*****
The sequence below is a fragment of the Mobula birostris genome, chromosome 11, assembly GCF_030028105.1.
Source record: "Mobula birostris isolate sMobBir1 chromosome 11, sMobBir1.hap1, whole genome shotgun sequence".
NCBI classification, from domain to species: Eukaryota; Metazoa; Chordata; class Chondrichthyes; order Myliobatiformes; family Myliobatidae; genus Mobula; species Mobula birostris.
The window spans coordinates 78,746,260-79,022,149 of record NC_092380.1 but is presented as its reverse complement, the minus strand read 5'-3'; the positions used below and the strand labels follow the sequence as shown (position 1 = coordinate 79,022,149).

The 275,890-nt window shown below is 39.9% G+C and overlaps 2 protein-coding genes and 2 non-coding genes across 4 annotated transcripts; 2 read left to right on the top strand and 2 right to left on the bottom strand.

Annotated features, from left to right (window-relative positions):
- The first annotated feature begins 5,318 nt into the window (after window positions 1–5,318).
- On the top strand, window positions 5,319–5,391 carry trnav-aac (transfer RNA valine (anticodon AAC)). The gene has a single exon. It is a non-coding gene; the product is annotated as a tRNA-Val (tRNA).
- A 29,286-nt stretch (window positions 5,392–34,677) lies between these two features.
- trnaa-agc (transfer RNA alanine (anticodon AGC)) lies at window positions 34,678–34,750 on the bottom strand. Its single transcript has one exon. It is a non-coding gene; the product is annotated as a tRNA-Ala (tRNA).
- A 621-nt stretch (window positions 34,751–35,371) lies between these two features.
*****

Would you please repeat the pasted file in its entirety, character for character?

The sequence below is a fragment of the Mobula birostris genome, chromosome 11, assembly GCF_030028105.1.
Source record: "Mobula birostris isolate sMobBir1 chromosome 11, sMobBir1.hap1, whole genome shotgun sequence".
NCBI classification, from domain to species: Eukaryota; Metazoa; Chordata; class Chondrichthyes; order Myliobatiformes; family Myliobatidae; genus Mobula; species Mobula birostris.
The window spans coordinates 78,746,260-79,022,149 of record NC_092380.1 but is presented as its reverse complement, the minus strand read 5'-3'; the positions used below and the strand labels follow the sequence as shown (position 1 = coordinate 79,022,149).

The 275,890-nt window shown below is 39.9% G+C and overlaps 2 protein-coding genes and 2 non-coding genes across 4 annotated transcripts; 2 read left to right on the top strand and 2 right to left on the bottom strand.

Annotated features, from left to right (window-relative positions):
- The first annotated feature begins 5,318 nt into the window (after window positions 1–5,318).
- On the top strand, window positions 5,319–5,391 carry trnav-aac (transfer RNA valine (anticodon AAC)). The gene has a single exon. It is a non-coding gene; the product is annotated as a tRNA-Val (tRNA).
- A 29,286-nt stretch (window positions 5,392–34,677) lies between these two features.
- trnaa-agc (transfer RNA alanine (anticodon AGC)) lies at window positions 34,678–34,750 on the bottom strand. Its single transcript has one exon. It is a non-coding gene; the product is annotated as a tRNA-Ala (tRNA).
- A 621-nt stretch (window positions 34,751–35,371) lies between these two features.